Big Data Watch

Big data key to bringing hyperlocal weather forecasts to Georgia farmers

Researchers say tools would help Flint River Vally farmers conserve water and increase long-term crop yield

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"The amount of data that goes into each forecast is many tens of gigabytes," said Lloyd Treinish, chief scientist of IBM's Deep Thunder project. But once the extraction and filtering and quality control work is done, the amount of data that to be analyzed is reduced by an order of magnitude, he said.

A full 72-hour forecast will be about 320 gigabytes but what gets disseminated to the farmers is much less.

Farmers will be able to track weather conditions that apply specifically to them, in 10-minute increments, up to 72 hours in advance, Trennish said,

Using a desktop or mobile browser, farmers will be able to view site-specific forecasts from IBM's Deep Thunder weather forecasting portal. Some of the forecasts will be available as high-definition videos while others will be in the form of detailed two-dimensional animations of rainfall patterns, cloud movements and soil moisture evolutions, Treinish said.

Farmers will also be able to view the information numerically in spreadsheet form.

Farmers will be able to track thunderstorms, temperatures and wind speed variances for their specific locations during different times of the day. They will know with more certainty if a rain system will produce an eighth or a quarter inch of water, or if the wind speeds would prohibit chemical applications.

Some day soon, Reckford wants the forecasts pushed directly to farmers in the field. Instead of having farmers visit the Deep Thunder portal to access forecasts, Reckford wants them to be able to receive forecasts directly on their smartphones and tablets.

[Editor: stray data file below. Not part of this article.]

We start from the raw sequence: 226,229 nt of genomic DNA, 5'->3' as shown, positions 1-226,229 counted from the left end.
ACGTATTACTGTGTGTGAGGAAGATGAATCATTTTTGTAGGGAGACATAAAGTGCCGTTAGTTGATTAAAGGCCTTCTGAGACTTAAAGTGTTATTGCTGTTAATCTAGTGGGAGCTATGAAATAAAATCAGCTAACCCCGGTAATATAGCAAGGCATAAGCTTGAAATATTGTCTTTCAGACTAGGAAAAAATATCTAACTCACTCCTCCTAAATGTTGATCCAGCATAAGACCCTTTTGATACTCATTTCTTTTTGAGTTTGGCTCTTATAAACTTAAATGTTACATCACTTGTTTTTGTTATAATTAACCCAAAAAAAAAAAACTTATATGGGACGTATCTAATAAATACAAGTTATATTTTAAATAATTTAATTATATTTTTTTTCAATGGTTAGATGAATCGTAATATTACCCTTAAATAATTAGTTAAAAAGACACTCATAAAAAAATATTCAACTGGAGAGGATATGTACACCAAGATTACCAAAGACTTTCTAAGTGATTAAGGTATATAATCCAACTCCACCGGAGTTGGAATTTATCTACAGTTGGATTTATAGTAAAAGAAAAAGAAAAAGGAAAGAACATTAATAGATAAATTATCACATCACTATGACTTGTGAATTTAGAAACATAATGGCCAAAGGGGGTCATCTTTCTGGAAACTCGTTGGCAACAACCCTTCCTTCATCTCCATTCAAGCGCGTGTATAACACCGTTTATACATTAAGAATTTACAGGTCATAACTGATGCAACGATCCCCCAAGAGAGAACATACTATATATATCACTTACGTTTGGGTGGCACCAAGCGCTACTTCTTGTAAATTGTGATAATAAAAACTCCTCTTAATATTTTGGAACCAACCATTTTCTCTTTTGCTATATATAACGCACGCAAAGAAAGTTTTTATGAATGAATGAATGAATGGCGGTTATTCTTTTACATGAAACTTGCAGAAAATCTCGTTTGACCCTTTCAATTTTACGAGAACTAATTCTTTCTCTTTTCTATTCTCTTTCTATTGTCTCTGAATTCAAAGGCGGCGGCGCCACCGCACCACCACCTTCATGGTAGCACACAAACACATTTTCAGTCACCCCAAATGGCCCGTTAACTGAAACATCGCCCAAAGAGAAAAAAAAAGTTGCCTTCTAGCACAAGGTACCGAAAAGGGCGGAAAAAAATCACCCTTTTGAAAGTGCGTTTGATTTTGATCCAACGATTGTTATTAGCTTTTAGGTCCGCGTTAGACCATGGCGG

The information presented via the Deep Thunder platform will help farmers make more informed decisions and present them with a variety of options. "This is really about engaging decision makers by providing them with high quality information," Treinish said. "We provide detailed information about the impacts and choices that are driven by a weather event, but [the farmers] are the ones making the decisions."

Both Reckford and Treinish, though, remain somewhat cautious when it comes to predicting the accuracy of the forecasts that will be generated by Deep Thunder.

The models generated by Deep Thunder will need to be validated against historical data collected by the University of Georgia weather stations over the years, to asses the accuracy of the forecasts over the long term.

"Accuracy means different things to different people," Treinish said.

Some farmers for instance, are less concerned about rainfall predictions than temperature forecasts. "Are they worried more about an inch of rain or about 90 degree heat or about too much wind to put their fertilizer down?"

The forecasts will never be perfect, Treinish conceded. "The key is we are reducing the error rate," to about half compared to the usual forecasts, he said.

Jaikumar Vijayan covers data security and privacy issues, financial services security and e-voting for Computerworld. Follow Jaikumar on Twitter at @jaivijayan or subscribe to Jaikumar's RSS feed . His e-mail address is jvijayan@computerworld.com.

See more by Jaikumar Vijayan on Computerworld.com.

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